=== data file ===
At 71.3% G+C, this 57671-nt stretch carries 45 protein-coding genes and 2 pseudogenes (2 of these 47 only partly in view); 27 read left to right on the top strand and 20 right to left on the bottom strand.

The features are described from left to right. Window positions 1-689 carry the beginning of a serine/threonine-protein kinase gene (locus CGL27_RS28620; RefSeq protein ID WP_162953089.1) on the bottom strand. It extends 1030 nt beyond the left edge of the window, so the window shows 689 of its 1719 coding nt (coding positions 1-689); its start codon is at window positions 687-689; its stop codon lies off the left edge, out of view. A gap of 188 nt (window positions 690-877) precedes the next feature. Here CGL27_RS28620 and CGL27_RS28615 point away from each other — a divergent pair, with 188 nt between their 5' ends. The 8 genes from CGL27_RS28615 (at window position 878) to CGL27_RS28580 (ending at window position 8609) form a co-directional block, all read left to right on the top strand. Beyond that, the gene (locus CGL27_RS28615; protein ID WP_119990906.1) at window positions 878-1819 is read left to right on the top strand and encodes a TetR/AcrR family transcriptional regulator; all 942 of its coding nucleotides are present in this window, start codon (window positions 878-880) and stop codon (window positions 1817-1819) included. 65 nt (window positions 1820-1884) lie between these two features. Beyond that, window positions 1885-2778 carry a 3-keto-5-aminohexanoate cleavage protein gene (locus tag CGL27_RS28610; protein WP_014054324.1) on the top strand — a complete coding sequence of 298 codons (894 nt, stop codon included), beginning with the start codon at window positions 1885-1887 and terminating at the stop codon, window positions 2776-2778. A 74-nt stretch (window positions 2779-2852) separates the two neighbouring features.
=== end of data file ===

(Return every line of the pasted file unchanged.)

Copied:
At 71.3% G+C, this 57671-nt stretch carries 45 protein-coding genes and 2 pseudogenes (2 of these 47 only partly in view); 27 read left to right on the top strand and 20 right to left on the bottom strand.

The features are described from left to right. Window positions 1-689 carry the beginning of a serine/threonine-protein kinase gene (locus CGL27_RS28620; RefSeq protein ID WP_162953089.1) on the bottom strand. It extends 1030 nt beyond the left edge of the window, so the window shows 689 of its 1719 coding nt (coding positions 1-689); its start codon is at window positions 687-689; its stop codon lies off the left edge, out of view. A gap of 188 nt (window positions 690-877) precedes the next feature. Here CGL27_RS28620 and CGL27_RS28615 point away from each other — a divergent pair, with 188 nt between their 5' ends. The 8 genes from CGL27_RS28615 (at window position 878) to CGL27_RS28580 (ending at window position 8609) form a co-directional block, all read left to right on the top strand. Beyond that, the gene (locus CGL27_RS28615; protein ID WP_119990906.1) at window positions 878-1819 is read left to right on the top strand and encodes a TetR/AcrR family transcriptional regulator; all 942 of its coding nucleotides are present in this window, start codon (window positions 878-880) and stop codon (window positions 1817-1819) included. 65 nt (window positions 1820-1884) lie between these two features. Beyond that, window positions 1885-2778 carry a 3-keto-5-aminohexanoate cleavage protein gene (locus tag CGL27_RS28610; protein WP_014054324.1) on the top strand — a complete coding sequence of 298 codons (894 nt, stop codon included), beginning with the start codon at window positions 1885-1887 and terminating at the stop codon, window positions 2776-2778. A 74-nt stretch (window positions 2779-2852) separates the two neighbouring features.